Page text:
UK cameras allowed to legally broadcast from the Crown Court

Television cameras will be allowed to broadcast judges’ sentencing from Crown Courts in England and Wales for the first time today, following draft legislation due to be laid by the government.

UK Cameras Crown Courts

What is the Crown Court (Recording and Broadcasting) Order 2020?

The Crown Court (Recording and Broadcasting) Order 2020 allows cameras to broadcast the sentencing remarks of High Court and Senior Circuit judges in some of the most high-profile courts across the country, including the Old Bailey.

Following a successful three-month pilot that allowed not-for-broadcast sentencing remarks to be filmed in eight Crown Courts, draft legislation due to be laid today (16 January 2020) now means that:

  • judges’ sentencing remarks will be broadcast
  • the public will be able to watch the full sentencing remarks of any case broadcast online

Proceedings are currently broadcast from certain Court of Appeal cases and filming is also permitted in the Supreme Court (though carried out by the court itself and separate from this contract), however today’s draft legislation extends this to the Crown Court, meaning the public will be able to hear judges explain the reasons behind their sentences for the most serious offences.

Will there be any restrictions to filming?

Yes. Some of the filming and broadcasting restrictions are as follows:

  • Filming will be restricted to sentencing remarks only and no other court user will be filmed, including victims, witnesses, jurors and court staff.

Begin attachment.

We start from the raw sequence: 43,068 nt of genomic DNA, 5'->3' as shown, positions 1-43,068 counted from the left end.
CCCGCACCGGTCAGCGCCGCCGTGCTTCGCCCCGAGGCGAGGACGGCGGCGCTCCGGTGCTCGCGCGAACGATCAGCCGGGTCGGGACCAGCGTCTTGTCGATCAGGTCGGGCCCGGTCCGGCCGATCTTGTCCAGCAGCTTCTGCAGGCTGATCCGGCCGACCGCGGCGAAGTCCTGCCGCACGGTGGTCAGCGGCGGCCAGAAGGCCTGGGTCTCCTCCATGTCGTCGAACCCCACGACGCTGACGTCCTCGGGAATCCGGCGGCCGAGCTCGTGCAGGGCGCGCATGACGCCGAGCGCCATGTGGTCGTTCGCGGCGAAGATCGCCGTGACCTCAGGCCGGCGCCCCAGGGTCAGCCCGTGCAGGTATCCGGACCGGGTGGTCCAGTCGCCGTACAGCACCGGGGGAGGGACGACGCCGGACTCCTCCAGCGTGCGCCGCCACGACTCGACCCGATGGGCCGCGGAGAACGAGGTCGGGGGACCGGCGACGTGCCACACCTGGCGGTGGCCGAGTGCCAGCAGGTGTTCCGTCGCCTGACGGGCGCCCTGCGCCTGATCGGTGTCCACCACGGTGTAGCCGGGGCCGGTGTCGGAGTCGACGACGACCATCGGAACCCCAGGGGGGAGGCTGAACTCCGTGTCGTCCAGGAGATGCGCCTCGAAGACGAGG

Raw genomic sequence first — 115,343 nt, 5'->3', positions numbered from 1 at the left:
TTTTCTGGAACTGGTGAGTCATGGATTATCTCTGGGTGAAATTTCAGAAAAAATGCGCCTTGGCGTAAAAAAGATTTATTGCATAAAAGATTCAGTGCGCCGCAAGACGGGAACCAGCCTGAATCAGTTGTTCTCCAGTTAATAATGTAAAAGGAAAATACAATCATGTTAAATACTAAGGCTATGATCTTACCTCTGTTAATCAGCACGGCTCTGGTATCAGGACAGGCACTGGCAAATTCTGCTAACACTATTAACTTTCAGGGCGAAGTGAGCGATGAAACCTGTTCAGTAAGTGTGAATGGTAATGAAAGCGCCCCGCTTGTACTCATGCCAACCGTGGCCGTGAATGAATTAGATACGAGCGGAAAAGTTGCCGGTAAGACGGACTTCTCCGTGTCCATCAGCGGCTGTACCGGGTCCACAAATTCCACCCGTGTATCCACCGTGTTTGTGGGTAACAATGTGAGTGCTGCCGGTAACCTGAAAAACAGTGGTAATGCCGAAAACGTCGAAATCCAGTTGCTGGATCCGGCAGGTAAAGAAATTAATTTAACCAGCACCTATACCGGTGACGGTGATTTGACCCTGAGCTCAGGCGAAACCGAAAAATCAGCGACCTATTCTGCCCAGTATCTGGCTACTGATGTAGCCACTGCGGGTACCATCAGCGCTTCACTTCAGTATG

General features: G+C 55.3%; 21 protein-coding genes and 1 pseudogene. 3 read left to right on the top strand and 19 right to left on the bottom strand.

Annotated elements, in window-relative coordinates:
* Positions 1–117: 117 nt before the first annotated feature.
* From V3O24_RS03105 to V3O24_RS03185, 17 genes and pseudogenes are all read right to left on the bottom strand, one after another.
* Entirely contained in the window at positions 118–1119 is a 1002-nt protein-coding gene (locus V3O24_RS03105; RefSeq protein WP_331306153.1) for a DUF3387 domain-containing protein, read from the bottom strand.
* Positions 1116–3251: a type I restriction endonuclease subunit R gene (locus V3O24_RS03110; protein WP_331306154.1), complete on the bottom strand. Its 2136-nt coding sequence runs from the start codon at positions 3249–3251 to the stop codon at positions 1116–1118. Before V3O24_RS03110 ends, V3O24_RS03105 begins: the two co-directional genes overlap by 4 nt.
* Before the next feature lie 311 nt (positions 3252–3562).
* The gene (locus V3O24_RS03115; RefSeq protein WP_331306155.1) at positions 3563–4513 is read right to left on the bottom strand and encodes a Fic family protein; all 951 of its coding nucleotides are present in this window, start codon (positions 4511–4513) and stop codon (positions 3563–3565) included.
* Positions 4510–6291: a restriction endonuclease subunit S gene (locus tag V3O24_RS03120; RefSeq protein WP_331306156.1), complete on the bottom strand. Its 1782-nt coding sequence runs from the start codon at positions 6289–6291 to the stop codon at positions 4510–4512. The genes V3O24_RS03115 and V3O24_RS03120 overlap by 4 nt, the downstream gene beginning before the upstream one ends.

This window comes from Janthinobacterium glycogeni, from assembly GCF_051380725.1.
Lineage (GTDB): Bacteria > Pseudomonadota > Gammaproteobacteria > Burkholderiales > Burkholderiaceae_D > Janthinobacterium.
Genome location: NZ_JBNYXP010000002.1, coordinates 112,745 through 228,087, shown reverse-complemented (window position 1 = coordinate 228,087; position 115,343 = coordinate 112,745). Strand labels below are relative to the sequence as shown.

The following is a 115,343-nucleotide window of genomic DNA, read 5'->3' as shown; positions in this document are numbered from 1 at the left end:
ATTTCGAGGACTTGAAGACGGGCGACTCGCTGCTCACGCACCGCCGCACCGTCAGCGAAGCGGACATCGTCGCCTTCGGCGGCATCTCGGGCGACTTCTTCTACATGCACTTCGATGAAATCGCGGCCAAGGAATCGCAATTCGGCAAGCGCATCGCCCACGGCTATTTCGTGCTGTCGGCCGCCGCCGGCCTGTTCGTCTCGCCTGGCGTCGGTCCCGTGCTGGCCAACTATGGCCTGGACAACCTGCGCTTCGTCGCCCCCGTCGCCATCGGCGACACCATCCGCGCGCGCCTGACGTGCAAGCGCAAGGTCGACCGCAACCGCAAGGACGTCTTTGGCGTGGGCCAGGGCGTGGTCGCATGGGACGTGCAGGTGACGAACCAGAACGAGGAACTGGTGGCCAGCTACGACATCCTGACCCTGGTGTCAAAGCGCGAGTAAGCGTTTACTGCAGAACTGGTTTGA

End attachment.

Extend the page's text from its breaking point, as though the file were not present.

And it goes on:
• Broadcasters will only be able to film High Court and Senior Circuit judges sitting in the Crown Court and will need to obtain permission from the judiciary in advance.
  • Filming will be subject to the usual reporting restrictions and appropriately edited before leaving the courtroom. In the case where filming is to be broadcast live, there will be a short delay before broadcast to avoid any breach of reporting restrictions or any other error.
  • HMCTS will retain copyright of the footage, and HMCTS, MoJ and Judicial Office will be able to access any footage taken by broadcasters.

Justice Secretary & Lord Chancellor, Rt Hon Robert Buckland QC MP, said: “This government, alongside the judiciary, is committed to improving public understanding of our justice system and allowing cameras into the Crown Court will do just that. It will ensure our courts remain open and transparent and allow people to see justice being delivered to the most serious of offenders.”

See also

Gazette notices

Body-worn cameras to be compulsory for bailiffs amid fears of debtor bullying

Online probate service expanded in national trial


Find out more

Courts, sentencing and tribunals (

Publication date: 16 January 2020